After a wait of almost two hours, the capital's fashion coterie and other guests were ushered in the main show area on Sunday night. The set-up of the ramp was intriguing - a white skeleton of what looked like a palace or mansion.

Explaining the concept, Tahiliani said, "It was the skeleton of a mansion. (We wanted to convey that the mansion is there) as a dream, as a vision, but stripped of its heaviness. It was a symbolic metaphor that you must leave the heaviness of the past behind and move forward into the contemporary world."

The set-up was - considering his three-tier line, the Gold Collection, the Enchanted Forest and the Man of The Hour.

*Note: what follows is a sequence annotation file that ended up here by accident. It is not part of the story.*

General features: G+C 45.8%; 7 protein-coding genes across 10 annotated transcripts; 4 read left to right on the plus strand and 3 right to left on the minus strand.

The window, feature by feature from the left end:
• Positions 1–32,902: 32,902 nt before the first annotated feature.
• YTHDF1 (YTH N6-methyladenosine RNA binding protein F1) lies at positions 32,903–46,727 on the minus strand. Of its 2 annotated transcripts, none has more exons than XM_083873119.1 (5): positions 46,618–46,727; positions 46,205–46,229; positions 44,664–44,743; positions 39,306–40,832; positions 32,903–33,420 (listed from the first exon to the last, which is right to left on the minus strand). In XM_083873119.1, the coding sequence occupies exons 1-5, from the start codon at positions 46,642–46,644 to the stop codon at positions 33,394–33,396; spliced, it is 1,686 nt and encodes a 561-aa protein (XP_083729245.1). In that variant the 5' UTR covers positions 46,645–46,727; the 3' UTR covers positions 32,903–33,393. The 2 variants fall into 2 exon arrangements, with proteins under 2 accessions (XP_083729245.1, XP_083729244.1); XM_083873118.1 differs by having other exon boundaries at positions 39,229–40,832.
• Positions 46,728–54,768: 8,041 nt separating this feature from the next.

The Gold Collection boasts of outfits, mostly saris in Grecian drapes in liquid gold. The silhoutte of the sari was a fusion of Greek and Indian sensibilities. They had intricate details of hand-embroiders 3D flower artwork embellished with Swarovski elements, yet the line was quite understated.

The second line was bathed in a colour pallete of pinks, ivory, beige and red. Flowing and layered garments formed the focus here, with subdued bling.

As part of Man of the Hour, Tahiliani showcased an interesting blend of contemporary wear for the grooms-to-be. He mad draped dhotis out of kanjeevaram saris and intricate sherwanis, kurta and bandhgalas. There were also sherwanis in velvet with jewel embroidered necklines and cuffs.

The veteran designer said, "The concept of the show was all about draping and Indian embroideries, but I wanted to work with lightness. So everything has volume, but it is all very light.